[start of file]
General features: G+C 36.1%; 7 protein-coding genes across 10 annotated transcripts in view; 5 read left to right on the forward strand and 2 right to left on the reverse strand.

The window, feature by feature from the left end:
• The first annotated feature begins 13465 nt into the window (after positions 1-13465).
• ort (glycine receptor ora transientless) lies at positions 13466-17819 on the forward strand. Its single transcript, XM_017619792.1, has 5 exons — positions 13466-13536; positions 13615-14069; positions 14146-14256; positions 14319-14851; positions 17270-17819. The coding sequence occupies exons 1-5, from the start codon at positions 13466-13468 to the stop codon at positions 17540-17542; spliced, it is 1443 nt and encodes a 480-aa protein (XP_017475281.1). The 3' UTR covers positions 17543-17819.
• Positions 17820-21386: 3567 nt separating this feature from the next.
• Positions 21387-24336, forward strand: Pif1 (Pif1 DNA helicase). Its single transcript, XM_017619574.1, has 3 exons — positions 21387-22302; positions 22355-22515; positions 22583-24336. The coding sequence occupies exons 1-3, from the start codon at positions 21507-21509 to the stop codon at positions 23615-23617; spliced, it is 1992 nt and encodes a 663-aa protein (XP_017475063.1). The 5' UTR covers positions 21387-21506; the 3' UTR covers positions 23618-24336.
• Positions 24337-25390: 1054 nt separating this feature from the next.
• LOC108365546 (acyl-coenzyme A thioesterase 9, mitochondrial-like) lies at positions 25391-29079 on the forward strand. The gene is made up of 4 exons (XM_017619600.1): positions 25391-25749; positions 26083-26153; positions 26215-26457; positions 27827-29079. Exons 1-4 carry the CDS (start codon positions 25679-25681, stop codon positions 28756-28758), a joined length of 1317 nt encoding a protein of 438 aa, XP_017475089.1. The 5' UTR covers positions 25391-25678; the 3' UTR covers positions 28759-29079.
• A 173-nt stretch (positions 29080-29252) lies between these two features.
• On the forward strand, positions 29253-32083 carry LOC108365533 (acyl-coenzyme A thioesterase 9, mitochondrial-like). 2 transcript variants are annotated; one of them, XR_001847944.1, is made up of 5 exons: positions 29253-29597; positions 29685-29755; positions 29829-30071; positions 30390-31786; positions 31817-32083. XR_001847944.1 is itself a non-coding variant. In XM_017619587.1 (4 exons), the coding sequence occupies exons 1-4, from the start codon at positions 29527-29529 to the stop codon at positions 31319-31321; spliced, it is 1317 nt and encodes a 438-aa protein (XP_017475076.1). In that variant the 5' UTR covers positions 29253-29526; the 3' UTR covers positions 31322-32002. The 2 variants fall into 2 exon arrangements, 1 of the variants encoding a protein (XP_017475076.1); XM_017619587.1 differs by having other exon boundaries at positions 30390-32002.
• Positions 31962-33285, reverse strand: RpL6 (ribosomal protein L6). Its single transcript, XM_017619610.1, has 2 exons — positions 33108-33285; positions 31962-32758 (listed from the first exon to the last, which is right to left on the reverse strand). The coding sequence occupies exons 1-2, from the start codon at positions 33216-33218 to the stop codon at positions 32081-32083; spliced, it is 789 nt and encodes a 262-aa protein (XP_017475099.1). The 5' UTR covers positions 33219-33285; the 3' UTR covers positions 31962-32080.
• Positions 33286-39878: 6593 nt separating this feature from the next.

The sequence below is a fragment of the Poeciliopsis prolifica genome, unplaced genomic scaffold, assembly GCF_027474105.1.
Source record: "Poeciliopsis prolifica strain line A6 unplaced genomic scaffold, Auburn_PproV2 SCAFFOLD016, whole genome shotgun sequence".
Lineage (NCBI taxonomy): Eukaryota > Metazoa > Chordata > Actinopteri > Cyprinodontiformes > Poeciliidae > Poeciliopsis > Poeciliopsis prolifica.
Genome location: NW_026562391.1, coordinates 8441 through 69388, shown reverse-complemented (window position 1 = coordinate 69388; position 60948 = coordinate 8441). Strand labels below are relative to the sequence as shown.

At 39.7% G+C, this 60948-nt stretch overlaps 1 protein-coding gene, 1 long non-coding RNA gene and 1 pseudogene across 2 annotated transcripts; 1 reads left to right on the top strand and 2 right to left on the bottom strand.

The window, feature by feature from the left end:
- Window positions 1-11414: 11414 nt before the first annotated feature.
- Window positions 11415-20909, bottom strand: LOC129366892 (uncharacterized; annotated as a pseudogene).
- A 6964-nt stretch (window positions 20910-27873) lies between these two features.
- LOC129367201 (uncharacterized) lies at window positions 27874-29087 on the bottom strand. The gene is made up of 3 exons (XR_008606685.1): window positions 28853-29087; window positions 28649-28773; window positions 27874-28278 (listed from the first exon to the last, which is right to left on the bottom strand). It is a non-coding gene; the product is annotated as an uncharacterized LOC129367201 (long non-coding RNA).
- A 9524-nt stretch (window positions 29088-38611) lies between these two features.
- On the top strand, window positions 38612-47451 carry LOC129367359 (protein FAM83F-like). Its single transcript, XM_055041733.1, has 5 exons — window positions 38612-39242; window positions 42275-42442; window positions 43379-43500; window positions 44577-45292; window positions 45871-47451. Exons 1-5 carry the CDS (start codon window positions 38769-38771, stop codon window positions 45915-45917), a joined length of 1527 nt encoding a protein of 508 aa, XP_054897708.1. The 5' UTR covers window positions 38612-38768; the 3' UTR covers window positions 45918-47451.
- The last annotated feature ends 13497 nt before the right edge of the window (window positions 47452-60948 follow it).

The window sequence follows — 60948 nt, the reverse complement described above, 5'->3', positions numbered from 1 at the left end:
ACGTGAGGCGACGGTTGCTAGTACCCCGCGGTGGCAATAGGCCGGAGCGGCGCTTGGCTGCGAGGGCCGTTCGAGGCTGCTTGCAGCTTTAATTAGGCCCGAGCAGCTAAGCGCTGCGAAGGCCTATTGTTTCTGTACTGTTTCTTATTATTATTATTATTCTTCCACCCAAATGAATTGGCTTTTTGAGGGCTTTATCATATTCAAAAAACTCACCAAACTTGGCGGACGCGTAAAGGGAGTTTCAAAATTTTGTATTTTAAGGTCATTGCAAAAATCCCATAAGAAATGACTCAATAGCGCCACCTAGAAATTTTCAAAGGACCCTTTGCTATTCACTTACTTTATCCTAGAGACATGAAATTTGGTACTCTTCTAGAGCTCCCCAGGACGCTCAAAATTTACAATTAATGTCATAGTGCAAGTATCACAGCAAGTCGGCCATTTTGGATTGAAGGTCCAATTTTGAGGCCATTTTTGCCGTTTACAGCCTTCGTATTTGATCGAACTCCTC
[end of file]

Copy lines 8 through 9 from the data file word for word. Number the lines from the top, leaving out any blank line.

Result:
• LOC108365546 (acyl-coenzyme A thioesterase 9, mitochondrial-like) lies at positions 25391-29079 on the forward strand. The gene is made up of 4 exons (XM_017619600.1): positions 25391-25749; positions 26083-26153; positions 26215-26457; positions 27827-29079. Exons 1-4 carry the CDS (start codon positions 25679-25681, stop codon positions 28756-28758), a joined length of 1317 nt encoding a protein of 438 aa, XP_017475089.1. The 5' UTR covers positions 25391-25678; the 3' UTR covers positions 28759-29079.
• A 173-nt stretch (positions 29080-29252) lies between these two features.